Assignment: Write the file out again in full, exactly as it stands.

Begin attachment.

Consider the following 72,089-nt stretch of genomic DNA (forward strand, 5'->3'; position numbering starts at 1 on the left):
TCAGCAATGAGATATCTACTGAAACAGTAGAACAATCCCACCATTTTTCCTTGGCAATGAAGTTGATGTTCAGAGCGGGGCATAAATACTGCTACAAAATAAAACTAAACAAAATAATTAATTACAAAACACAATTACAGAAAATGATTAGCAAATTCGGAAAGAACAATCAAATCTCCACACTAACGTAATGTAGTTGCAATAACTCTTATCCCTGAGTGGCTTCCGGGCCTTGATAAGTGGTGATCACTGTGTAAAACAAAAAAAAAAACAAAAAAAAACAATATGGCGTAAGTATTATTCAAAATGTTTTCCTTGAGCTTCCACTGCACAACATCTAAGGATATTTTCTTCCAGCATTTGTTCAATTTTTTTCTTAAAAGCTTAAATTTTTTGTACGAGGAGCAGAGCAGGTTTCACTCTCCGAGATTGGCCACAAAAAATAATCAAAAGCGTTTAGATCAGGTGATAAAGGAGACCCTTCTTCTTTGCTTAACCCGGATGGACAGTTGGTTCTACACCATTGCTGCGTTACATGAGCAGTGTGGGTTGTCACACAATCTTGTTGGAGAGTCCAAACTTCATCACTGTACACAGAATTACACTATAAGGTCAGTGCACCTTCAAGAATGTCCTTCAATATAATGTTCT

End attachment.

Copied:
Consider the following 72,089-nt stretch of genomic DNA (forward strand, 5'->3'; position numbering starts at 1 on the left):
TCAGCAATGAGATATCTACTGAAACAGTAGAACAATCCCACCATTTTTCCTTGGCAATGAAGTTGATGTTCAGAGCGGGGCATAAATACTGCTACAAAATAAAACTAAACAAAATAATTAATTACAAAACACAATTACAGAAAATGATTAGCAAATTCGGAAAGAACAATCAAATCTCCACACTAACGTAATGTAGTTGCAATAACTCTTATCCCTGAGTGGCTTCCGGGCCTTGATAAGTGGTGATCACTGTGTAAAACAAAAAAAAAAACAAAAAAAAACAATATGGCGTAAGTATTATTCAAAATGTTTTCCTTGAGCTTCCACTGCACAACATCTAAGGATATTTTCTTCCAGCATTTGTTCAATTTTTTTCTTAAAAGCTTAAATTTTTTGTACGAGGAGCAGAGCAGGTTTCACTCTCCGAGATTGGCCACAAAAAATAATCAAAAGCGTTTAGATCAGGTGATAAAGGAGACCCTTCTTCTTTGCTTAACCCGGATGGACAGTTGGTTCTACACCATTGCTGCGTTACATGAGCAGTGTGGGTTGTCACACAATCTTGTTGGAGAGTCCAAACTTCATCACTGTACACAGAATTACACTATAAGGTCAGTGCACCTTCAAGAATGTCCTTCAATATAATGTTCT